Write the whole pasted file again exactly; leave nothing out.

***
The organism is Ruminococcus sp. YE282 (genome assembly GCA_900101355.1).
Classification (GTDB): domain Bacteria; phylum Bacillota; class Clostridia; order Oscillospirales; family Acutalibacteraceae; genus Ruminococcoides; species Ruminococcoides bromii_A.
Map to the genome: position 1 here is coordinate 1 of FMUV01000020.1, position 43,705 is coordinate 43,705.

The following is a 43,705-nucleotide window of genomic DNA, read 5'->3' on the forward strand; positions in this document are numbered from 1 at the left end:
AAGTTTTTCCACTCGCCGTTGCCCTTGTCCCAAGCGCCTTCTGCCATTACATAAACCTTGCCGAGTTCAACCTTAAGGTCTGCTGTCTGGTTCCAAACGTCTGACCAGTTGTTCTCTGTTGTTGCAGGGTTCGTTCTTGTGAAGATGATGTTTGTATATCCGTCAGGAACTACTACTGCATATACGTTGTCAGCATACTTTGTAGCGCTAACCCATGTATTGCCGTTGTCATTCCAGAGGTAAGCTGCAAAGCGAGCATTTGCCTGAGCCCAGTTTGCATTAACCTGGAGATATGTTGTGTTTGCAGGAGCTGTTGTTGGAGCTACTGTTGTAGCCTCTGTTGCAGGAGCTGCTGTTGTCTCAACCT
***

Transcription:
The organism is Ruminococcus sp. YE282 (genome assembly GCA_900101355.1).
Classification (GTDB): domain Bacteria; phylum Bacillota; class Clostridia; order Oscillospirales; family Acutalibacteraceae; genus Ruminococcoides; species Ruminococcoides bromii_A.
Map to the genome: position 1 here is coordinate 1 of FMUV01000020.1, position 43,705 is coordinate 43,705.

The following is a 43,705-nucleotide window of genomic DNA, read 5'->3' on the forward strand; positions in this document are numbered from 1 at the left end:
AAGTTTTTCCACTCGCCGTTGCCCTTGTCCCAAGCGCCTTCTGCCATTACATAAACCTTGCCGAGTTCAACCTTAAGGTCTGCTGTCTGGTTCCAAACGTCTGACCAGTTGTTCTCTGTTGTTGCAGGGTTCGTTCTTGTGAAGATGATGTTTGTATATCCGTCAGGAACTACTACTGCATATACGTTGTCAGCATACTTTGTAGCGCTAACCCATGTATTGCCGTTGTCATTCCAGAGGTAAGCTGCAAAGCGAGCATTTGCCTGAGCCCAGTTTGCATTAACCTGGAGATATGTTGTGTTTGCAGGAGCTGTTGTTGGAGCTACTGTTGTAGCCTCTGTTGCAGGAGCTGCTGTTGTCTCAACCT